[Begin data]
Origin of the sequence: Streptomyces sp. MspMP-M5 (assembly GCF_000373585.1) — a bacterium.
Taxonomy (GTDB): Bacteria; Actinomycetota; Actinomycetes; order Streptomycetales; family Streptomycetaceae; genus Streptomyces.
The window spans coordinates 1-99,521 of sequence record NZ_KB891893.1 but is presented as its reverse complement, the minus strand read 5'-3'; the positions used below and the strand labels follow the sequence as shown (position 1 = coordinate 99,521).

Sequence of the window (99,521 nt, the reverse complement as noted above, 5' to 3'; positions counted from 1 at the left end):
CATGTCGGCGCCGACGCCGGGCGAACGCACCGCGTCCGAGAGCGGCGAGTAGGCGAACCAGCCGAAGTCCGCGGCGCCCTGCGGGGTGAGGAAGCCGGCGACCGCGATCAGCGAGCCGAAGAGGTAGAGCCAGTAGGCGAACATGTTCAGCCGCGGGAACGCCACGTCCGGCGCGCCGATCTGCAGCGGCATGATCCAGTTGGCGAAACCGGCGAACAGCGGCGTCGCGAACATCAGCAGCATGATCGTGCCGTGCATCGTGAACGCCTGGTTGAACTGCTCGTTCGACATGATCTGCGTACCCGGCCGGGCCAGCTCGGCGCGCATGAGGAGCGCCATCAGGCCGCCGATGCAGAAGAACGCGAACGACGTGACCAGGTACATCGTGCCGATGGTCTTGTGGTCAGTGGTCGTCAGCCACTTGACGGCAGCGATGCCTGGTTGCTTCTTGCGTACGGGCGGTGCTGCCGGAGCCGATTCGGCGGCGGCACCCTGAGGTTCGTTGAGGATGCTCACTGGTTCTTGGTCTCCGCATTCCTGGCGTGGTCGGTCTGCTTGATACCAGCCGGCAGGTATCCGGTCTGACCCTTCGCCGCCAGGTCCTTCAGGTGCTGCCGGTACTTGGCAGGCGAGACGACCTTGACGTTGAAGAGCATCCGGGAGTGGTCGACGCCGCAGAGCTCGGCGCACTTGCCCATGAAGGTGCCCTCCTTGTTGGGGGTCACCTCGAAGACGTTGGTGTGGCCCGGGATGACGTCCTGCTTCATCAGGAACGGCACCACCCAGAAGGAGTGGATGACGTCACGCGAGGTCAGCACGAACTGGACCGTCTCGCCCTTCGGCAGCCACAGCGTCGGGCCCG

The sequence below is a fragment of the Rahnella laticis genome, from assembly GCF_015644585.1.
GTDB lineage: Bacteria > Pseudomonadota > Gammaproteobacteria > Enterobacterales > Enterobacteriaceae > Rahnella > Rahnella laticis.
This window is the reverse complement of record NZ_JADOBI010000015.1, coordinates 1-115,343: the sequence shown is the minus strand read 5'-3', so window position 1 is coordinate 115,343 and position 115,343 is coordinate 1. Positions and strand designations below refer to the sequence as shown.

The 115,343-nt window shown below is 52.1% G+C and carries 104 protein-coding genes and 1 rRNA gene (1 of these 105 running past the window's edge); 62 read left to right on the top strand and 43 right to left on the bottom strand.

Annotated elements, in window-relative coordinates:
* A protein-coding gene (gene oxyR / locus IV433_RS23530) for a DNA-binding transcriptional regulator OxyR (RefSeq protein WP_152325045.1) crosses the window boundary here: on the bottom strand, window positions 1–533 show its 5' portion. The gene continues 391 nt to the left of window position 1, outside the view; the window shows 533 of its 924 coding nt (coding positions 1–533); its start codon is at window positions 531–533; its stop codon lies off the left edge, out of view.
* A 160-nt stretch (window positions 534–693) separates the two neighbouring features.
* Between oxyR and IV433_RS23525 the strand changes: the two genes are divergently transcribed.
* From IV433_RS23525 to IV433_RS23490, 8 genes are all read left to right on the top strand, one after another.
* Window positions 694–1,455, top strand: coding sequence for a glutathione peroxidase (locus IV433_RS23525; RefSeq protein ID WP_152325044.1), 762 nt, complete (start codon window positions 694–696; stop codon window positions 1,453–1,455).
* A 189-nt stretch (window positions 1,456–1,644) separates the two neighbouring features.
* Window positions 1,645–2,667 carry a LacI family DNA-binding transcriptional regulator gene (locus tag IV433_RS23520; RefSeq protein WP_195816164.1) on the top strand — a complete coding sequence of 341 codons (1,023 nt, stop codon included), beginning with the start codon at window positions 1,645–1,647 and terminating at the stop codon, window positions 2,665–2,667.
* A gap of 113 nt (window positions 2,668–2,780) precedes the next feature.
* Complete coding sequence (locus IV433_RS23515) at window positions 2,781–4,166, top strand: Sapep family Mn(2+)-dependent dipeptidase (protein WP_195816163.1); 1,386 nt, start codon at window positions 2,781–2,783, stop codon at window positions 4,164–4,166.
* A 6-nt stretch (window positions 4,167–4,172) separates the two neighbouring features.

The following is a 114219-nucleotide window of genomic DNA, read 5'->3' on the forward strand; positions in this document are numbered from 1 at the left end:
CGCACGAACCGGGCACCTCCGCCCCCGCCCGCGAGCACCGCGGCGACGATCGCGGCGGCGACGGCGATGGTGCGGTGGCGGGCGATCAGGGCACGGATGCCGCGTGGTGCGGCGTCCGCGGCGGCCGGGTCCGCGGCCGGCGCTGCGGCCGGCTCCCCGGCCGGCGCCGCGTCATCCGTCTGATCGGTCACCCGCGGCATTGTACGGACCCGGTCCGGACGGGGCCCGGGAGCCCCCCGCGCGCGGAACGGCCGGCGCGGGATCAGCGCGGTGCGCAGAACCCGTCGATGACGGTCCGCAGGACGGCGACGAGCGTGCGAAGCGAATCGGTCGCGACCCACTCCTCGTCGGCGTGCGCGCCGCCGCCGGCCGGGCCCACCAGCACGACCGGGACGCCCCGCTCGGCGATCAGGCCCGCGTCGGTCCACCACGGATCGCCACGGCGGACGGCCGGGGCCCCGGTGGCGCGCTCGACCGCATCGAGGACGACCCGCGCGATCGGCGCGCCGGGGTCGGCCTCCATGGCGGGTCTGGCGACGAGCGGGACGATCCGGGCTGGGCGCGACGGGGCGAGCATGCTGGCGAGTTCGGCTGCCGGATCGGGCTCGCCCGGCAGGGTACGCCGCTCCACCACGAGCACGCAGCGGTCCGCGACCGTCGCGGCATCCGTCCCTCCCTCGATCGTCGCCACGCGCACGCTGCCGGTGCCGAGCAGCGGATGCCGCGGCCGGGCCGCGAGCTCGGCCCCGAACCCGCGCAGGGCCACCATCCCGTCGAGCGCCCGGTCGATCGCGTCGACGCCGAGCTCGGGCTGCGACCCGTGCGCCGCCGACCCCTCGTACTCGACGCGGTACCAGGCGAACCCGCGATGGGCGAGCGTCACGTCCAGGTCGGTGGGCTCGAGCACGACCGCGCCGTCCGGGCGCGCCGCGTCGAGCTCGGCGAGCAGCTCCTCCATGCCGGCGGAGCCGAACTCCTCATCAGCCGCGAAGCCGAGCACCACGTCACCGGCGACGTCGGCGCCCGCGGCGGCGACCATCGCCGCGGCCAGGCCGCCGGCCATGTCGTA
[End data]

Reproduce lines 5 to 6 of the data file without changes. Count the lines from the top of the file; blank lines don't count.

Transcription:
CATGTCGGCGCCGACGCCGGGCGAACGCACCGCGTCCGAGAGCGGCGAGTAGGCGAACCAGCCGAAGTCCGCGGCGCCCTGCGGGGTGAGGAAGCCGGCGACCGCGATCAGCGAGCCGAAGAGGTAGAGCCAGTAGGCGAACATGTTCAGCCGCGGGAACGCCACGTCCGGCGCGCCGATCTGCAGCGGCATGATCCAGTTGGCGAAACCGGCGAACAGCGGCGTCGCGAACATCAGCAGCATGATCGTGCCGTGCATCGTGAACGCCTGGTTGAACTGCTCGTTCGACATGATCTGCGTACCCGGCCGGGCCAGCTCGGCGCGCATGAGGAGCGCCATCAGGCCGCCGATGCAGAAGAACGCGAACGACGTGACCAGGTACATCGTGCCGATGGTCTTGTGGTCAGTGGTCGTCAGCCACTTGACGGCAGCGATGCCTGGTTGCTTCTTGCGTACGGGCGGTGCTGCCGGAGCCGATTCGGCGGCGGCACCCTGAGGTTCGTTGAGGATGCTCACTGGTTCTTGGTCTCCGCATTCCTGGCGTGGTCGGTCTGCTTGATACCAGCCGGCAGGTATCCGGTCTGACCCTTCGCCGCCAGGTCCTTCAGGTGCTGCCGGTACTTGGCAGGCGAGACGACCTTGACGTTGAAGAGCATCCGGGAGTGGTCGACGCCGCAGAGCTCGGCGCACTTGCCCATGAAGGTGCCCTCCTTGTTGGGGGTCACCTCGAAGACGTTGGTGTGGCCCGGGATGACGTCCTGCTTCATCAGGAACGGCACCACCCAGAAGGAGTGGATGACGTCACGCGAGGTCAGCACGAACTGGACCGTCTCGCCCTTCGGCAGCCACAGCGTCGGGCCCG

The sequence below is a fragment of the Rahnella laticis genome, from assembly GCF_015644585.1.